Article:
Alexander Cromwell publishes articles on innovative pedagogy

December 21, 2022

Alex Cromwell at his desk

Dr. Alexander Cromwell is often known for coordinating his outfit to match his slides at the Elliott School, a tradition that initially began out of serendipity. But as Associate Director of Dean's Scholars and Experiential Learning, this is only one of his many efforts to rethink every aspect of pedagogy. This winter, his efforts resulted in the publication of two articles, both of which studied challenges unique to international affairs teaching.

Through surveys, interviews, and student paper analysis, he examined how a US international studies course containing virtual dialogue sessions with Afghan students was able to reduce the distance between the two groups. Despite technological challenges, a language barrier, and the unavoidable power imbalance, virtual encounters were found by the study to be a promising pedagogical tool. Read the full article, “Promoting Learning about Precarity and Resilience in War: Virtual Encounters between Afghan and American Students in International Studies Courses”, on the International Studies Perspectives journal.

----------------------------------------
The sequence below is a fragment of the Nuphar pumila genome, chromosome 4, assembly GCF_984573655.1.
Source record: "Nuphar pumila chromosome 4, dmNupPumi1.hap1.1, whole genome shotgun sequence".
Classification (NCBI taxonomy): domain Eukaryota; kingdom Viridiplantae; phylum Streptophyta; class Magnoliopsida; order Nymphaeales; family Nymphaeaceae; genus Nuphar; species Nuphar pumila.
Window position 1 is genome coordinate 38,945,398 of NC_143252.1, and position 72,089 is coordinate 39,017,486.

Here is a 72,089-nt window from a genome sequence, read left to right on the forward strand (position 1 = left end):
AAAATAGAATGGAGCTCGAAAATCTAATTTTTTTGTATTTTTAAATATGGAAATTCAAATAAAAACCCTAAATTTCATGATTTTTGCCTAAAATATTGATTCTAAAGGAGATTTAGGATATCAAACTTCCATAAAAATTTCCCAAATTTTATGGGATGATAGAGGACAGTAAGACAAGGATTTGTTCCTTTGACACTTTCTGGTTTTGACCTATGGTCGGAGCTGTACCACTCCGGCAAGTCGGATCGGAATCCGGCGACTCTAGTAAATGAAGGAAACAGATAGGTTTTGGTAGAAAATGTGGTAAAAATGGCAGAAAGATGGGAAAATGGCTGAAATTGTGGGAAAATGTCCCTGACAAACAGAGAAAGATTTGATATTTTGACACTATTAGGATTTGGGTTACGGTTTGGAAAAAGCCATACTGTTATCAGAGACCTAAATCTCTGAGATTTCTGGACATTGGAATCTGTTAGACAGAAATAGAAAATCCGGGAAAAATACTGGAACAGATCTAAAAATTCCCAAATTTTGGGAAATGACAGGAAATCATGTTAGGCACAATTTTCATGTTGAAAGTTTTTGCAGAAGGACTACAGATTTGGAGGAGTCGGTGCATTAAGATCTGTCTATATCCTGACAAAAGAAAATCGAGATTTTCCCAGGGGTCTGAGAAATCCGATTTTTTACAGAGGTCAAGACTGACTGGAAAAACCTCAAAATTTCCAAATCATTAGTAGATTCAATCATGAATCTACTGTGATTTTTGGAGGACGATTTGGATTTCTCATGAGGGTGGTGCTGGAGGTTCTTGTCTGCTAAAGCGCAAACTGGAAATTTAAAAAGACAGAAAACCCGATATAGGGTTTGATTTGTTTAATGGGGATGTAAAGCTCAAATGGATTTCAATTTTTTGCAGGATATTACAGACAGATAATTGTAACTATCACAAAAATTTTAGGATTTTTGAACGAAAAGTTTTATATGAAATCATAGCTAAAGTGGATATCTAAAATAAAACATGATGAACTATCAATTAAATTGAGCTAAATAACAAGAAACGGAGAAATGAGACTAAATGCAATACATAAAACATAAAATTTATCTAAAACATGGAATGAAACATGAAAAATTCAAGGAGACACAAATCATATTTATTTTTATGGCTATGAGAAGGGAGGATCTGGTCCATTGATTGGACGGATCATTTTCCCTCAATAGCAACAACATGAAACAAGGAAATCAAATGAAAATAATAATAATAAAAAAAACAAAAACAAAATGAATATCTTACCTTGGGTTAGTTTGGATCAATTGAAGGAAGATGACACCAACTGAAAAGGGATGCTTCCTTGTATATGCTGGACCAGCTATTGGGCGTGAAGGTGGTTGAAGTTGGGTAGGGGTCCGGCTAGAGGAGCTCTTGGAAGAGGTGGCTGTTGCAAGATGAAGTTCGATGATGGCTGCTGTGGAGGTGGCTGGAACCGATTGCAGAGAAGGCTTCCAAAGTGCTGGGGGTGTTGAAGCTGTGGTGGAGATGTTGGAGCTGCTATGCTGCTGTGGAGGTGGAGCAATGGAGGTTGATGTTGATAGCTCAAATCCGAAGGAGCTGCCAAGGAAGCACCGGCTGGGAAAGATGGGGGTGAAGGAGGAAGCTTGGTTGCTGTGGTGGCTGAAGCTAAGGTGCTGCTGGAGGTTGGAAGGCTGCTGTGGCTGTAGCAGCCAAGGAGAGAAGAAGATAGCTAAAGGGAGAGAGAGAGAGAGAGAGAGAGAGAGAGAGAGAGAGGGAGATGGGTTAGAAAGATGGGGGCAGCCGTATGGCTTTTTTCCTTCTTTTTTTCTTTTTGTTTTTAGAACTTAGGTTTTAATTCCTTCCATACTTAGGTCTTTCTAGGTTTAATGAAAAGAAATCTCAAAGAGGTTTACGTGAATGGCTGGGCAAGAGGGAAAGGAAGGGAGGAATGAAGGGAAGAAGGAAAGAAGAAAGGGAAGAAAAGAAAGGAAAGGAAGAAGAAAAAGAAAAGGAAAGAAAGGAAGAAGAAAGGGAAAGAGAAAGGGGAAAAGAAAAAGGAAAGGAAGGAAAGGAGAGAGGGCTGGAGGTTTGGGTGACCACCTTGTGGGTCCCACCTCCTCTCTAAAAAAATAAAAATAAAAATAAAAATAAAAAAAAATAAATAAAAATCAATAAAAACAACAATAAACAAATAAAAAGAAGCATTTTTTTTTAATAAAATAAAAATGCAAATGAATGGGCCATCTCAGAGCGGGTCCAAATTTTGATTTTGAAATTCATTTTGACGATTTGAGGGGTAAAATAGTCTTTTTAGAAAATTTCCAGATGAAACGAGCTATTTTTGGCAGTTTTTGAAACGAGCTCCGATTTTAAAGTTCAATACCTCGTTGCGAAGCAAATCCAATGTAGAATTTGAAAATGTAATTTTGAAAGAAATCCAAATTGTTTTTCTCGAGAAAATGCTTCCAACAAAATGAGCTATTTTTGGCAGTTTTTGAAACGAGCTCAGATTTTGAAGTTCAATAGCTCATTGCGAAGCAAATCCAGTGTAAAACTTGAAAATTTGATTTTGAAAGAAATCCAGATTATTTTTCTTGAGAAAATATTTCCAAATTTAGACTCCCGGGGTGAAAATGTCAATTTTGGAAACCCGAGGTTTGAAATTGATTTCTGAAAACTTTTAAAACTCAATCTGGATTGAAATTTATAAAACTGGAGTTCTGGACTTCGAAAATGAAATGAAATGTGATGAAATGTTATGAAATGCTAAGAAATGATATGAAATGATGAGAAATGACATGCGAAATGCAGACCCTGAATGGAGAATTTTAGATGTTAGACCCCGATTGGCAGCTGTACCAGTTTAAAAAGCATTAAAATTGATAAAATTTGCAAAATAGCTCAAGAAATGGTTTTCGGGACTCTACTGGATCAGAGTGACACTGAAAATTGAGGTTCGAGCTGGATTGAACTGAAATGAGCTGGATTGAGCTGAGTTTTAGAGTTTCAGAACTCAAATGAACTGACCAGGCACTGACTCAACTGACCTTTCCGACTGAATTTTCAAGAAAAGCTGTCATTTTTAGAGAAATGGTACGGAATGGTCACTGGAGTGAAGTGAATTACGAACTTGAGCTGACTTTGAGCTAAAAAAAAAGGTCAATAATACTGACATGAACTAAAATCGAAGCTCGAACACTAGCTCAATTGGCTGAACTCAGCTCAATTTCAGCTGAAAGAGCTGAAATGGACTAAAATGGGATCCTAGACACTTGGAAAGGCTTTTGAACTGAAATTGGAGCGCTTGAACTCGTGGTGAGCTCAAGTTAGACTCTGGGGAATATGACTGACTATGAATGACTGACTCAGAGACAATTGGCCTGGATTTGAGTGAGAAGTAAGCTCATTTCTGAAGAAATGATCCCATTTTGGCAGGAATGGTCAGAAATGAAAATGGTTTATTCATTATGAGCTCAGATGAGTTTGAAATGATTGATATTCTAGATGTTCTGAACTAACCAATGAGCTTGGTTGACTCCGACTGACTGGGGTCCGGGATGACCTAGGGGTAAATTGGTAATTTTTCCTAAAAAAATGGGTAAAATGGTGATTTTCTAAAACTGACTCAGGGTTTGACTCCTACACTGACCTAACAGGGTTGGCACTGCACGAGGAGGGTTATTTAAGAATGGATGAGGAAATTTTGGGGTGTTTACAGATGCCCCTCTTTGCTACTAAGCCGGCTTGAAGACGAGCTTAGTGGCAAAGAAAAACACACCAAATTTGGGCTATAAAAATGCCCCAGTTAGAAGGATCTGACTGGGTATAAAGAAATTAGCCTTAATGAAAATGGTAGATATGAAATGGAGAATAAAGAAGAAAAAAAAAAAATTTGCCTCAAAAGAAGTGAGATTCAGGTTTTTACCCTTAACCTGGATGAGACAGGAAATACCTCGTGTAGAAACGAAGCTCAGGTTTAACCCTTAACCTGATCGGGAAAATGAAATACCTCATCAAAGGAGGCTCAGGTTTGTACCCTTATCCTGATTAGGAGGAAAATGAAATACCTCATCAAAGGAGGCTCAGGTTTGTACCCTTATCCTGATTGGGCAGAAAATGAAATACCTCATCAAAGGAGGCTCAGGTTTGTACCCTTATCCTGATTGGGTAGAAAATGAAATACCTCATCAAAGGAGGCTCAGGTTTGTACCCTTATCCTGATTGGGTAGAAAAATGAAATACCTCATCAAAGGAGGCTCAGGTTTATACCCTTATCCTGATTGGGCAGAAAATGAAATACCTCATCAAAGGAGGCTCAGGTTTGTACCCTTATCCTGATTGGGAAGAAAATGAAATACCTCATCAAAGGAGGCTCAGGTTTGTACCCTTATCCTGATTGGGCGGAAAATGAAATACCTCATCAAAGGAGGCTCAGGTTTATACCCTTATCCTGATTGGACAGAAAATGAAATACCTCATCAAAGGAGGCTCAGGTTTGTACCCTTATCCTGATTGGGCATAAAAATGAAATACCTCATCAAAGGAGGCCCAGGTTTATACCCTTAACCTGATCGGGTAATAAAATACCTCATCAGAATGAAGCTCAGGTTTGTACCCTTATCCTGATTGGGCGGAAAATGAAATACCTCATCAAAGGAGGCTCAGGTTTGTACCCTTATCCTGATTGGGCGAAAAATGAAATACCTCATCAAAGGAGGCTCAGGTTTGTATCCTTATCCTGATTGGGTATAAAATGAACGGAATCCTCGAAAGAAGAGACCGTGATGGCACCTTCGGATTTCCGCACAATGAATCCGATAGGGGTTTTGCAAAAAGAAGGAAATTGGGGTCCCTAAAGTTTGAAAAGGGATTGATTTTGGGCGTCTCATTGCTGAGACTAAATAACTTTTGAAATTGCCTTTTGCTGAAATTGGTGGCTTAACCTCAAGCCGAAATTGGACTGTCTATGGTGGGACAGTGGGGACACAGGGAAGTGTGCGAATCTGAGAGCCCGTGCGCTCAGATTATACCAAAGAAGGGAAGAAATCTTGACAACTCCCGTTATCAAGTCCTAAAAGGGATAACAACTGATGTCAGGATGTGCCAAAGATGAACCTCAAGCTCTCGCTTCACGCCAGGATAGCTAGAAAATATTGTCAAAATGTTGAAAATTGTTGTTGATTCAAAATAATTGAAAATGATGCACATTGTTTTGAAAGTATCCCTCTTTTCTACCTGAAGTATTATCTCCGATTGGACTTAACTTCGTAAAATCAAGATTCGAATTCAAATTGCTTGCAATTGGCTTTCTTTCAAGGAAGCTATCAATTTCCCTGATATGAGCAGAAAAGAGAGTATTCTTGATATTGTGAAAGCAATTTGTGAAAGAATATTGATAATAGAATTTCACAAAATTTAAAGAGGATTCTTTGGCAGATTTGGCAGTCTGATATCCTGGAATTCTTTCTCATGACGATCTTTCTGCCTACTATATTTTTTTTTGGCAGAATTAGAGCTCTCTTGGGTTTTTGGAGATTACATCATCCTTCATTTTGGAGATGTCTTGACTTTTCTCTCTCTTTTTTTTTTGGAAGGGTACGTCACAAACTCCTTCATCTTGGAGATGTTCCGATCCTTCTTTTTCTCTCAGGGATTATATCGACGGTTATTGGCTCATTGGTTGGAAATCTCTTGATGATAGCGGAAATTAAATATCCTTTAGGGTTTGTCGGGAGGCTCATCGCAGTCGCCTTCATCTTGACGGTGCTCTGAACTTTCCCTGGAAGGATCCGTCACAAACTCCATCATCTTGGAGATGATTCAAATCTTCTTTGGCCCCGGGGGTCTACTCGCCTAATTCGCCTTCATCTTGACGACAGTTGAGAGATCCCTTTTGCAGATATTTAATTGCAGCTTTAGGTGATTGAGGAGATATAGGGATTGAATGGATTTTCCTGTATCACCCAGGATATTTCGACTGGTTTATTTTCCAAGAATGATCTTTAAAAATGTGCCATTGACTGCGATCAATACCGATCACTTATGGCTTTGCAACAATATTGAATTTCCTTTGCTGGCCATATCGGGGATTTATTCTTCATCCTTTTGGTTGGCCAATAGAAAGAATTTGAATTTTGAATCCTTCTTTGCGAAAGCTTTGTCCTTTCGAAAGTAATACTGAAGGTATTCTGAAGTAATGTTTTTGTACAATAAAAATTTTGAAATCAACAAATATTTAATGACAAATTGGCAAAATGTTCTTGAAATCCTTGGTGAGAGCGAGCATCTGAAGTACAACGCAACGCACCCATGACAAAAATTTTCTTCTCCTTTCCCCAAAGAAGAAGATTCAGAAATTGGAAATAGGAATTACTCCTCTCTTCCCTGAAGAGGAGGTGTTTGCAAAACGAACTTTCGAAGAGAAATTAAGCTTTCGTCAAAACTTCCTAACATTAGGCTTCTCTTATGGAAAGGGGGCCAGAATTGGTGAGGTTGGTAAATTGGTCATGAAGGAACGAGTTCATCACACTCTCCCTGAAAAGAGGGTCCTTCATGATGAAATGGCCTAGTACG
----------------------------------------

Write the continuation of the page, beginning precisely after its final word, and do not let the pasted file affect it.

In another project, he conducted interviews and focus groups with alumni across four peacebuilding programs that brought Pakistani youth to the US, in order to study whether those programs remained effective when their alumni found themselves in future conflicts back home. He found that while program alumni did implement projects to benefit their communities, they were often unable to explicitly promote social cohesion due to sociopolitical constraints in Pakistan. However, the social capital built during the programs’ service-oriented activities did motivate participants to improve their communities. Read the full article, “Building social capital through encounter-based peace education: how Pakistani youth sustain motivation for peacebuilding and social cohesion”, on Compare: A Journal of Comparative and International Education.

Dr. Cromwell teaches at both undergraduate and graduate levels, and has previously taught at George Mason University, where he received his PhD.